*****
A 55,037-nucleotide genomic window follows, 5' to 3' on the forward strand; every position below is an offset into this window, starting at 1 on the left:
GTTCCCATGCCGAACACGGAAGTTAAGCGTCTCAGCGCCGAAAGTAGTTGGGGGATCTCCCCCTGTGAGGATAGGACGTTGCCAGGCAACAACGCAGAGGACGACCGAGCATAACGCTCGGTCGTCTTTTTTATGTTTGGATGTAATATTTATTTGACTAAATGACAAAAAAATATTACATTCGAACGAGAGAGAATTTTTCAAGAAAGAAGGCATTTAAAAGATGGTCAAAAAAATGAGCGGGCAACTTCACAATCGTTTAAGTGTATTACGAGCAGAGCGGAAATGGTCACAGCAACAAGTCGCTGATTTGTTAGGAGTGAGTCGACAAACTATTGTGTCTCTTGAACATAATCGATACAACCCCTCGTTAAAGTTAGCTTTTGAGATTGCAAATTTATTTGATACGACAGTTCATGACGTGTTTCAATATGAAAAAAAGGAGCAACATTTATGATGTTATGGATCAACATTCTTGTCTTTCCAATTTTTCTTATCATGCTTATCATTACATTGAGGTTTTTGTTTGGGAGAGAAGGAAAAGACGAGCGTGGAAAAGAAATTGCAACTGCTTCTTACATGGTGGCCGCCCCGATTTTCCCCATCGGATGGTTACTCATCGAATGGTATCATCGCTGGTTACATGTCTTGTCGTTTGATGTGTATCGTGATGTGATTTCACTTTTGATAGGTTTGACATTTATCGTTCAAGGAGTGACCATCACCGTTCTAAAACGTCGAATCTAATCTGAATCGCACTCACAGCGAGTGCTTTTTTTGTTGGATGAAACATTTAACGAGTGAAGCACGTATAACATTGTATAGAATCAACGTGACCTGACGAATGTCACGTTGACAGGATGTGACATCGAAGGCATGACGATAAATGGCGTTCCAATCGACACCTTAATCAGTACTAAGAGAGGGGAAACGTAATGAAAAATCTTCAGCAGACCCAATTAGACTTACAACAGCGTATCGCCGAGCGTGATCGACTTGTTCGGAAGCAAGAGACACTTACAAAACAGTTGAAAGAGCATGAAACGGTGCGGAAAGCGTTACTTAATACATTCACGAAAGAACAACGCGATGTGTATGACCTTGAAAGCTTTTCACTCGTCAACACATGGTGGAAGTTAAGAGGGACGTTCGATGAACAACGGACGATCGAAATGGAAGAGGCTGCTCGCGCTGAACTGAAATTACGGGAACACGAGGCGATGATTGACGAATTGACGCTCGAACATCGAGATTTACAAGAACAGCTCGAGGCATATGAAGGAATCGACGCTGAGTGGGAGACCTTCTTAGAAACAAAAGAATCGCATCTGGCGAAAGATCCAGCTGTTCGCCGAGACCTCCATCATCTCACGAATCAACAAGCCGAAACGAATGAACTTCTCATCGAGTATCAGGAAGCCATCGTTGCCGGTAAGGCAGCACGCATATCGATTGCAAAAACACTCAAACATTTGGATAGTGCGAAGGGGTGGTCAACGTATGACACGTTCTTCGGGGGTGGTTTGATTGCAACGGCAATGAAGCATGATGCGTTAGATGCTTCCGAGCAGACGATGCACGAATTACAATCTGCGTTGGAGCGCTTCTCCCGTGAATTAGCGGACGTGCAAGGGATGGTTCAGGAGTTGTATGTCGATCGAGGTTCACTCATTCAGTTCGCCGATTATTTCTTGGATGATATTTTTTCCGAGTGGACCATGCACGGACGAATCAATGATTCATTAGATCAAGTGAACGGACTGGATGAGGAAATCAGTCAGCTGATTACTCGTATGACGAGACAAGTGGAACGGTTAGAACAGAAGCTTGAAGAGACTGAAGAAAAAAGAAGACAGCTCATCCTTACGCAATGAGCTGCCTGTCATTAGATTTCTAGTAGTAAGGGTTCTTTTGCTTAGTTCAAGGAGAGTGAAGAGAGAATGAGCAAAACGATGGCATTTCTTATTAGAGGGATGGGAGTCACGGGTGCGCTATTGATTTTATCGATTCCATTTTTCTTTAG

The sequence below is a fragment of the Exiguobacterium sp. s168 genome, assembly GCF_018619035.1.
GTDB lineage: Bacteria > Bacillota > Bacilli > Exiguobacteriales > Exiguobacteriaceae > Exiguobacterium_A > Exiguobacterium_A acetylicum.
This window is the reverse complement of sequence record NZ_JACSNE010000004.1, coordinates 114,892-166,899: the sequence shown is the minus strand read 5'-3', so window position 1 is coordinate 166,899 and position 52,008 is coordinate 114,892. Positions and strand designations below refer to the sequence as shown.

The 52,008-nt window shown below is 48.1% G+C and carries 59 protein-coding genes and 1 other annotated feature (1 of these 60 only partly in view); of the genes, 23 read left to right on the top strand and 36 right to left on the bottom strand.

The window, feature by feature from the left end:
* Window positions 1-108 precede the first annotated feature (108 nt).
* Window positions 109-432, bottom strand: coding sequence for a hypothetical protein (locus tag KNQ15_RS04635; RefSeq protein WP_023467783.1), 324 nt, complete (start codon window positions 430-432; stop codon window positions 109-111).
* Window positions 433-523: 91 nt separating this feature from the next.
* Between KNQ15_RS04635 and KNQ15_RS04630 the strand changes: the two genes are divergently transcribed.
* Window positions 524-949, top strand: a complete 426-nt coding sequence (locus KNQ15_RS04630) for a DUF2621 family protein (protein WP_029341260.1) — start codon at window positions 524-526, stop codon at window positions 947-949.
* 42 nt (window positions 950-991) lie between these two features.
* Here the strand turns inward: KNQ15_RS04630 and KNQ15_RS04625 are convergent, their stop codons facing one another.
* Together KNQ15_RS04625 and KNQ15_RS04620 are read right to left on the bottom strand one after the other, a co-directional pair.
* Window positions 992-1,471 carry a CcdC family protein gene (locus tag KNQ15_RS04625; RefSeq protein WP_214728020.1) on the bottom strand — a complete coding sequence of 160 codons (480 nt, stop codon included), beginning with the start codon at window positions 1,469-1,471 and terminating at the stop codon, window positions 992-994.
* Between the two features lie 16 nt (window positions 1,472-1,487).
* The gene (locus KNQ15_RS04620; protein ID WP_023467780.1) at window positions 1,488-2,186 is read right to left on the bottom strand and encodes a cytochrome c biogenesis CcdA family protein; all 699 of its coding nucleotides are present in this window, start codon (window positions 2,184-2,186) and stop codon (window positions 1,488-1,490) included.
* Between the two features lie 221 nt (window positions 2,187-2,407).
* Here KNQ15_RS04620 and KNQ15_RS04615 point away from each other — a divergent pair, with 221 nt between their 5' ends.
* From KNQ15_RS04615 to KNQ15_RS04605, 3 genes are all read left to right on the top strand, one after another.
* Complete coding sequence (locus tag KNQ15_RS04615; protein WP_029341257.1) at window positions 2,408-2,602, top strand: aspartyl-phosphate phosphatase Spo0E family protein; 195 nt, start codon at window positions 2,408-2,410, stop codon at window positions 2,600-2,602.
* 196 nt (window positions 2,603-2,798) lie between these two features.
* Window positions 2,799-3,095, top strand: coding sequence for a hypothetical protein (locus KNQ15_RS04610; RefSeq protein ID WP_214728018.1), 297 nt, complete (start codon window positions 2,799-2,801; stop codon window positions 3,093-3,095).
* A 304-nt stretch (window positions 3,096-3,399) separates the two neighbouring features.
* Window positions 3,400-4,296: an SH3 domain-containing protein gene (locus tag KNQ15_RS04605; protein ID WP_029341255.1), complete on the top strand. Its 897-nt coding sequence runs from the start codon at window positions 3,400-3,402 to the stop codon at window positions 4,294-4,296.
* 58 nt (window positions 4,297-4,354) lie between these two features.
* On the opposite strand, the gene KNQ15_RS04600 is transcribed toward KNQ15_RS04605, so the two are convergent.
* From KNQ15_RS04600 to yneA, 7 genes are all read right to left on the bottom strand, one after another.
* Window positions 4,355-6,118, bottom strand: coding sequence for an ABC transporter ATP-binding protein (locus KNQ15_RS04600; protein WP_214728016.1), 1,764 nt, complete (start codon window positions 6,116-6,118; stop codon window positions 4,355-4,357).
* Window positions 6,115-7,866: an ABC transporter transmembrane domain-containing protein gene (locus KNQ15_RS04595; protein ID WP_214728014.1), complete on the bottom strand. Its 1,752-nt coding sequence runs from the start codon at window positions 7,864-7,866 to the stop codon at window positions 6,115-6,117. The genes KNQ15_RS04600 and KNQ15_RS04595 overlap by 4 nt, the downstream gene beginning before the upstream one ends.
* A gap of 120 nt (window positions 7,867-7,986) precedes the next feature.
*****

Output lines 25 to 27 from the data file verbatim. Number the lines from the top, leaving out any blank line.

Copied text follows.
* A 304-nt stretch (window positions 3,096-3,399) separates the two neighbouring features.
* Window positions 3,400-4,296: an SH3 domain-containing protein gene (locus tag KNQ15_RS04605; protein ID WP_029341255.1), complete on the top strand. Its 897-nt coding sequence runs from the start codon at window positions 3,400-3,402 to the stop codon at window positions 4,294-4,296.
* 58 nt (window positions 4,297-4,354) lie between these two features.